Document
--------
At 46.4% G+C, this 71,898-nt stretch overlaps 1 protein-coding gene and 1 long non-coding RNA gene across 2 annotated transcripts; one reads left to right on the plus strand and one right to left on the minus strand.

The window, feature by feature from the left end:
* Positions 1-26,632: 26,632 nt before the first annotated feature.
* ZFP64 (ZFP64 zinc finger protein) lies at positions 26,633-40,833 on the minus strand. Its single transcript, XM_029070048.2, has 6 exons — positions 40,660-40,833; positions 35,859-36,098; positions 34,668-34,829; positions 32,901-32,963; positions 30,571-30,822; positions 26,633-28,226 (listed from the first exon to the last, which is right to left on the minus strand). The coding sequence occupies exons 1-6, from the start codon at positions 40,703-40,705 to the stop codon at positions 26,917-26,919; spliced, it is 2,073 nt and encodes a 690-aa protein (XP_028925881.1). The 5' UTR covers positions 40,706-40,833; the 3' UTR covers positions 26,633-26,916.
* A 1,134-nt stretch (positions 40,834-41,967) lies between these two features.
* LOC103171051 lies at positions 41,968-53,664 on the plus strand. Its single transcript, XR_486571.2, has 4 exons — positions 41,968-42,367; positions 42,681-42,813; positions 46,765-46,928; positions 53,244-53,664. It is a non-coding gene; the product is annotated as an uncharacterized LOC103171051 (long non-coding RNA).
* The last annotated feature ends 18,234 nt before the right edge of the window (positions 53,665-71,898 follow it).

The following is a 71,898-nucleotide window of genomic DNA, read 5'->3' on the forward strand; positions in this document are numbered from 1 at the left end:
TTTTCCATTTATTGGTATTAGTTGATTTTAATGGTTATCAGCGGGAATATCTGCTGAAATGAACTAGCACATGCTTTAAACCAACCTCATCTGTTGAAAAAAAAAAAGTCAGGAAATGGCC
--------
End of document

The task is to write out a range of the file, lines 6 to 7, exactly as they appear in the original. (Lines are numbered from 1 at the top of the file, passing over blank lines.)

* LOC103171051 lies at positions 41,968-53,664 on the plus strand. Its single transcript, XR_486571.2, has 4 exons — positions 41,968-42,367; positions 42,681-42,813; positions 46,765-46,928; positions 53,244-53,664. It is a non-coding gene; the product is annotated as an uncharacterized LOC103171051 (long non-coding RNA).
* The last annotated feature ends 18,234 nt before the right edge of the window (positions 53,665-71,898 follow it).